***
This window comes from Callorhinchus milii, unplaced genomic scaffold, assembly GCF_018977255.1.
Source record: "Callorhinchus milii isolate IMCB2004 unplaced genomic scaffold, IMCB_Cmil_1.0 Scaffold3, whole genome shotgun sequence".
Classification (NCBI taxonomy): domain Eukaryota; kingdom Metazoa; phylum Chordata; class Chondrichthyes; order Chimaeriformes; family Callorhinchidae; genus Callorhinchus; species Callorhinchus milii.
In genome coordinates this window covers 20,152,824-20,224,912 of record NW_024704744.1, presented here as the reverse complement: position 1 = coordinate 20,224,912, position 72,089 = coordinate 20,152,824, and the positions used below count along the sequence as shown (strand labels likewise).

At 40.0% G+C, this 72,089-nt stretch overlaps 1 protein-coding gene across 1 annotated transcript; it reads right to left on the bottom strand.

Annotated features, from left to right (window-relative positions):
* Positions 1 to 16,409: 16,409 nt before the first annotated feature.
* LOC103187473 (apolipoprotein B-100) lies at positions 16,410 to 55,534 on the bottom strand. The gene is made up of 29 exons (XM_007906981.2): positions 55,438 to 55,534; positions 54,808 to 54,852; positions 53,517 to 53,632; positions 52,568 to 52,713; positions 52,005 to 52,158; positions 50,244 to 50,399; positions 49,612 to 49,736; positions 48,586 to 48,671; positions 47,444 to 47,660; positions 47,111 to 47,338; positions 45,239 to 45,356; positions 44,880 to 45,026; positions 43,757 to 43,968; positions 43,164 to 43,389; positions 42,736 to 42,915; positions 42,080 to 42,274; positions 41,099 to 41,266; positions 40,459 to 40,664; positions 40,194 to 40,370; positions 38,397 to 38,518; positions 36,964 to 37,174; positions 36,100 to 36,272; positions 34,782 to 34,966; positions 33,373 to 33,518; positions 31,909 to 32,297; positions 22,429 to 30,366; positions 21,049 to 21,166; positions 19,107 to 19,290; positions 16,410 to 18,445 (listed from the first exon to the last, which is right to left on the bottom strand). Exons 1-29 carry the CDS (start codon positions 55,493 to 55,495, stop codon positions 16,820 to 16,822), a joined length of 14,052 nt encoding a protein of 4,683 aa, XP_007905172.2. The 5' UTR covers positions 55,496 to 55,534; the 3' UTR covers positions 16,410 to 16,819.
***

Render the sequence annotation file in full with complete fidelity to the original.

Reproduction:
This window comes from Callorhinchus milii, unplaced genomic scaffold, assembly GCF_018977255.1.
Source record: "Callorhinchus milii isolate IMCB2004 unplaced genomic scaffold, IMCB_Cmil_1.0 Scaffold3, whole genome shotgun sequence".
Classification (NCBI taxonomy): domain Eukaryota; kingdom Metazoa; phylum Chordata; class Chondrichthyes; order Chimaeriformes; family Callorhinchidae; genus Callorhinchus; species Callorhinchus milii.
In genome coordinates this window covers 20,152,824-20,224,912 of record NW_024704744.1, presented here as the reverse complement: position 1 = coordinate 20,224,912, position 72,089 = coordinate 20,152,824, and the positions used below count along the sequence as shown (strand labels likewise).

At 40.0% G+C, this 72,089-nt stretch overlaps 1 protein-coding gene across 1 annotated transcript; it reads right to left on the bottom strand.

Annotated features, from left to right (window-relative positions):
* Positions 1 to 16,409: 16,409 nt before the first annotated feature.
* LOC103187473 (apolipoprotein B-100) lies at positions 16,410 to 55,534 on the bottom strand. The gene is made up of 29 exons (XM_007906981.2): positions 55,438 to 55,534; positions 54,808 to 54,852; positions 53,517 to 53,632; positions 52,568 to 52,713; positions 52,005 to 52,158; positions 50,244 to 50,399; positions 49,612 to 49,736; positions 48,586 to 48,671; positions 47,444 to 47,660; positions 47,111 to 47,338; positions 45,239 to 45,356; positions 44,880 to 45,026; positions 43,757 to 43,968; positions 43,164 to 43,389; positions 42,736 to 42,915; positions 42,080 to 42,274; positions 41,099 to 41,266; positions 40,459 to 40,664; positions 40,194 to 40,370; positions 38,397 to 38,518; positions 36,964 to 37,174; positions 36,100 to 36,272; positions 34,782 to 34,966; positions 33,373 to 33,518; positions 31,909 to 32,297; positions 22,429 to 30,366; positions 21,049 to 21,166; positions 19,107 to 19,290; positions 16,410 to 18,445 (listed from the first exon to the last, which is right to left on the bottom strand). Exons 1-29 carry the CDS (start codon positions 55,493 to 55,495, stop codon positions 16,820 to 16,822), a joined length of 14,052 nt encoding a protein of 4,683 aa, XP_007905172.2. The 5' UTR covers positions 55,496 to 55,534; the 3' UTR covers positions 16,410 to 16,819.